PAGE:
If a problem situation can be decomposed into its constituent parts (potential areas for change) and each analysed to assess:

    – what value each part/change will deliver,
    – when the best time would be for the change to be delivered,
    – what risks would be associated with the change,
    – how much it would cost and what the return would be,

    it makes it much easier for the organisation to navigate the adoption of the change.
    Taking this approach ensures the best time and conditions can be put in place to facilitate the adoption of the change.

    That said, sometimes change is not something that can always be controlled and is often forced upon an organisation. There is no easy answer about how to deal with it but taking a incremental and iterative approach does ensure that it is possible to be more flexible and responsive to change.

  4. Thanks for the thanks, Ian. It is my pleasure to share what I have proven effective as a manager. I do so in the hope that more managers will adopt a bottom-up approach so that employees are treated with great respect rather than be demotivated and demoralized by their bosses. The stresses and anxieties created by the top-down approach are very damaging to employees and to the success of their organizations.

    Best regards, Ben

  5. Ben,

    Thank you for your comments and sharing your wealth of experience and insights on this subject. I am always interested in other peoples experiences in this area.

    I agree with your points that in most cases the Command and Control mechanisms as well as the need for management to control and/or be seen to control employees can have a very negative effect on individuals and projects.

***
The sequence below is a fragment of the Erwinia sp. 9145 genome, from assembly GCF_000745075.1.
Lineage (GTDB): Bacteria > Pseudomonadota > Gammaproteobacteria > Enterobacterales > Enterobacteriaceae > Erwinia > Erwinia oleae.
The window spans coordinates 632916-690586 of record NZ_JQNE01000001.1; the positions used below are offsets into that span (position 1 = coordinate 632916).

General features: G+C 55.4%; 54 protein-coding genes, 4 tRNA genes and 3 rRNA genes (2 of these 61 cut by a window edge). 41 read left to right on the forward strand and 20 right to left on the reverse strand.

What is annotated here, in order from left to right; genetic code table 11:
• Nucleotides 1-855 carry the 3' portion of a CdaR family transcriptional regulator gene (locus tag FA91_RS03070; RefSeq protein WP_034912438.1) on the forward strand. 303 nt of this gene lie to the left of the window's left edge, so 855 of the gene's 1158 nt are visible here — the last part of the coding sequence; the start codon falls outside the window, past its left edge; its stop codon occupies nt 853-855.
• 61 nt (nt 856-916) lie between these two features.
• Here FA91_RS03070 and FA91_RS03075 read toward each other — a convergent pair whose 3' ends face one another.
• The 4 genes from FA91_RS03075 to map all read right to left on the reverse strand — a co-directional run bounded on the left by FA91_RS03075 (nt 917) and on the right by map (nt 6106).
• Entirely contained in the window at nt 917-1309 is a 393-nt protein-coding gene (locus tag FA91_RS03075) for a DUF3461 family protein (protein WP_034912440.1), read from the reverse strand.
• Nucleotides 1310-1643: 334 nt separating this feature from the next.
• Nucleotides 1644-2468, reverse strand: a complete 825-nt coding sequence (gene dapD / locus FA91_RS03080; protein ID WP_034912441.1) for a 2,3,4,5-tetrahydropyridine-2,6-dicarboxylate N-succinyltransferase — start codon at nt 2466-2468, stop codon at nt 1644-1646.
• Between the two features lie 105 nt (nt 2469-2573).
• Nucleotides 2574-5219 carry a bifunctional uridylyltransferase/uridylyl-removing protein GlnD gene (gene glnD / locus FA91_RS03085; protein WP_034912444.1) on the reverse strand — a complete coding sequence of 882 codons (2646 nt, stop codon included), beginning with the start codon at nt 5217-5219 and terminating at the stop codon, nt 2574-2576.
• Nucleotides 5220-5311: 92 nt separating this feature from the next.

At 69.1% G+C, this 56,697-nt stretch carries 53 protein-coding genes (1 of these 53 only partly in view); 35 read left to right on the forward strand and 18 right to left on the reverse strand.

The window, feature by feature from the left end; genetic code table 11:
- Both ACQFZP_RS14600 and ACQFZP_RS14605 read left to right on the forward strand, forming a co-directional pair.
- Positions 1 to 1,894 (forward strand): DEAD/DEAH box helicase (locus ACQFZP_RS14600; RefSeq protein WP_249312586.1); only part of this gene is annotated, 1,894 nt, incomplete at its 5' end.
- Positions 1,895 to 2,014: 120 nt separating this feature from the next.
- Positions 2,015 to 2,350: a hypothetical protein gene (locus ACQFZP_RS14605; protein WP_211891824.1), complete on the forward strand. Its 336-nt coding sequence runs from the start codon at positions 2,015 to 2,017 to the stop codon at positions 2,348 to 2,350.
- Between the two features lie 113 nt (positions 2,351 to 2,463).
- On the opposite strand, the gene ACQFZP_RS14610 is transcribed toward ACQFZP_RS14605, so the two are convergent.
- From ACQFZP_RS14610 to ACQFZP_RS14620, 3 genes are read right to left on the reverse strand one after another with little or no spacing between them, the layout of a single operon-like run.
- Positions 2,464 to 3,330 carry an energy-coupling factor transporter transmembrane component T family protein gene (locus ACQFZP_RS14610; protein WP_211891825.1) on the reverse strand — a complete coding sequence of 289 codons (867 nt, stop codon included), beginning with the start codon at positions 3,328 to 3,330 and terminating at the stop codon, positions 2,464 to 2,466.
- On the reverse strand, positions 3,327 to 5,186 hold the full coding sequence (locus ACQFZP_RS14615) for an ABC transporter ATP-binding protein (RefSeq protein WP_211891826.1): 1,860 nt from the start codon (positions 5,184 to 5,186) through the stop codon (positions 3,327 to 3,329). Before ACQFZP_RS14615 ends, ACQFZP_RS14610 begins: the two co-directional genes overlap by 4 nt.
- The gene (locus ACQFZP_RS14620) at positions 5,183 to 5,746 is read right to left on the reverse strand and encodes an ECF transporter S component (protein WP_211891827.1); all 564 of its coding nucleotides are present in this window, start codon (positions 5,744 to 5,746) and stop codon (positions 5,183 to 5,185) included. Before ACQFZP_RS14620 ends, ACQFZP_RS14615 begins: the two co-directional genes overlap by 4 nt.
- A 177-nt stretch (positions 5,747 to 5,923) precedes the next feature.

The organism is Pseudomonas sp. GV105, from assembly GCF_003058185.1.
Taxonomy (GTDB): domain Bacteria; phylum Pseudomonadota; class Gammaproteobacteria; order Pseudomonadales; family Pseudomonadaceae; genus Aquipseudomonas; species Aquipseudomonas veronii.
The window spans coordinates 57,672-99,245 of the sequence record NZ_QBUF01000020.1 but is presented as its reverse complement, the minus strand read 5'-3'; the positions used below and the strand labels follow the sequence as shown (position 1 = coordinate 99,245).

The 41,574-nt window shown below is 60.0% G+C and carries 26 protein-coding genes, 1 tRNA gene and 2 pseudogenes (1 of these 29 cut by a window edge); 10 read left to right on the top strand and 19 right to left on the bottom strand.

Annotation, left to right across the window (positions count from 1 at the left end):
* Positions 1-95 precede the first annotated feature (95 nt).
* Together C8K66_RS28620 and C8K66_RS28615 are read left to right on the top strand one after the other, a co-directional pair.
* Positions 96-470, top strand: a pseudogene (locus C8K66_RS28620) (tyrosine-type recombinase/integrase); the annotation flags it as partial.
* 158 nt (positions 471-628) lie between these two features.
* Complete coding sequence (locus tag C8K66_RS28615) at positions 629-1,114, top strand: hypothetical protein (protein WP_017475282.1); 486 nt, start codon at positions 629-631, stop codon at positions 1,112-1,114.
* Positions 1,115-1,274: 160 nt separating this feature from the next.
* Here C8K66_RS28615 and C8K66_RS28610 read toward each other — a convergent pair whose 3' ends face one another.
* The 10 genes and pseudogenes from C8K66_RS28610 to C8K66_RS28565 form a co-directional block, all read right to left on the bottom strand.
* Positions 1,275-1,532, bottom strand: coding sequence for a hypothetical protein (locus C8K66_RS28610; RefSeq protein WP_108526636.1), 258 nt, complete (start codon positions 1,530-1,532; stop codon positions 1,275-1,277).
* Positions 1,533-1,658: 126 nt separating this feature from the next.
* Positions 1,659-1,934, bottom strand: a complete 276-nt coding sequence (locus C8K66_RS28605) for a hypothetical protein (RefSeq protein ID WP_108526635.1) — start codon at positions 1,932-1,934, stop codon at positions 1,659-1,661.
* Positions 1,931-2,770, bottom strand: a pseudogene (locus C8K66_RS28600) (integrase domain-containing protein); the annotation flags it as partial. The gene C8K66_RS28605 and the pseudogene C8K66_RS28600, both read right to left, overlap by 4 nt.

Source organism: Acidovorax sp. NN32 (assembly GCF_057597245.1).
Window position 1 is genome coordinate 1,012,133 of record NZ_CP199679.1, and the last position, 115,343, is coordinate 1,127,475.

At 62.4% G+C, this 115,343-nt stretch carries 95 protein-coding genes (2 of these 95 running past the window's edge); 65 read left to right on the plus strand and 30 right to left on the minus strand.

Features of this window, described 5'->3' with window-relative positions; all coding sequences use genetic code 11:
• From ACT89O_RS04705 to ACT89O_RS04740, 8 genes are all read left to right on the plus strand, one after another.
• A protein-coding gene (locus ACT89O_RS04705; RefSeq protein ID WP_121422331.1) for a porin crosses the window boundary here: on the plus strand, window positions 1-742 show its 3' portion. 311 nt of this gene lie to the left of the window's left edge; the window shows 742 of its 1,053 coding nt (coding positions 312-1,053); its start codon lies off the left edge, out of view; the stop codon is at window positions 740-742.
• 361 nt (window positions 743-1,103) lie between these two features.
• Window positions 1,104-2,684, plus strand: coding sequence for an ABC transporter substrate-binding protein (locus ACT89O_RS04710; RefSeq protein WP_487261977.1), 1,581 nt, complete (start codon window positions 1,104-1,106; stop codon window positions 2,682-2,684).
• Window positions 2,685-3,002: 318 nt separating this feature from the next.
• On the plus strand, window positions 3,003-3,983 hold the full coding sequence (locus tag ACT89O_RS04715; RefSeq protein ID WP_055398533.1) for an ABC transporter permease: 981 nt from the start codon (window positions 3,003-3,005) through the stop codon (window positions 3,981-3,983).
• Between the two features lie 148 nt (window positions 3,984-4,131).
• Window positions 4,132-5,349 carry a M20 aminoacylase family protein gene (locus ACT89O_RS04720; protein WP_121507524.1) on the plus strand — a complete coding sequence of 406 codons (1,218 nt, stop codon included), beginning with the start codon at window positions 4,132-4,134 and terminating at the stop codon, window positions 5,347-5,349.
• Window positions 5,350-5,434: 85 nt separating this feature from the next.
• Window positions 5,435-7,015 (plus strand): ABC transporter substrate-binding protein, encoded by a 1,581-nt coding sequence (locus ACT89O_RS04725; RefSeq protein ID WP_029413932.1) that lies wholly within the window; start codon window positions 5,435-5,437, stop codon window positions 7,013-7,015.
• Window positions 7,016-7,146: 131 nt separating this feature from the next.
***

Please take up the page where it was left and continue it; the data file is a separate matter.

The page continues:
Having worked in large and small organisations over the years, I can safely say that this tends to be very common situation (in my experience) in large organisations that have a very large degree of middle management. They have often risen through the ranks based on project successes but generally have very little people skills.

  6. Ian,

    You wrote – “Human behavior can be effectively managed through the appropriate structures and systems. However it is important to realize that while some personality types thrive on structure, others are paralyzed by it.”

    Not so in my 30+ years of managing people. The structures and systems were obstacles to human performance, not assists. They were created by top-down command and control managers who had no clue how to create the highest morale, creativity, innovation, productivity, motivation, and commitment.

    You also wrote – “Many “business” problems that crop up in your business could actually be human problems.”

    How true. The human problems are in the bosses who think they can effectively control employees rather than use every person’s ability to self-control.

    You also wrote – “Human beings build businesses, not technology, or money or buildings” and “When it comes to business, humans can be your biggest asset…or your biggest liability.”

    Very true based on my 30+ years of managing people. I started out thinking people were on average capable of X. After 13 years I found out that they were actually capable of 2X. After another dozen years I found out that they are actually capable of 4X, maybe more. That was managerial nirvana for me, in charge of a 1300 person unionized group in New York City.

    The basics of my methods are explained in articles on my website.

    Best regards, Ben

    Best regards, Ben

  7. Excellent description and analogies of incremental improvement in business processes – well done! I believe that incremental change and improvement has to become part of the culture of the way that businesses operate but there are (at least!) 2 types of improvement;- 1) Incremental (and – hopefully – continual!) improvement and 2) Step change / major change. Both are critical fro driving peformance improvement, and I believe that – when it is systematically implemented and followed through as part of the culture of a business – incremental continual improvement can be as important and productive for the business as step change / major change (if not more so!). Do you consider that “step change / major change” is a different model to what you have described above? If so, in what way?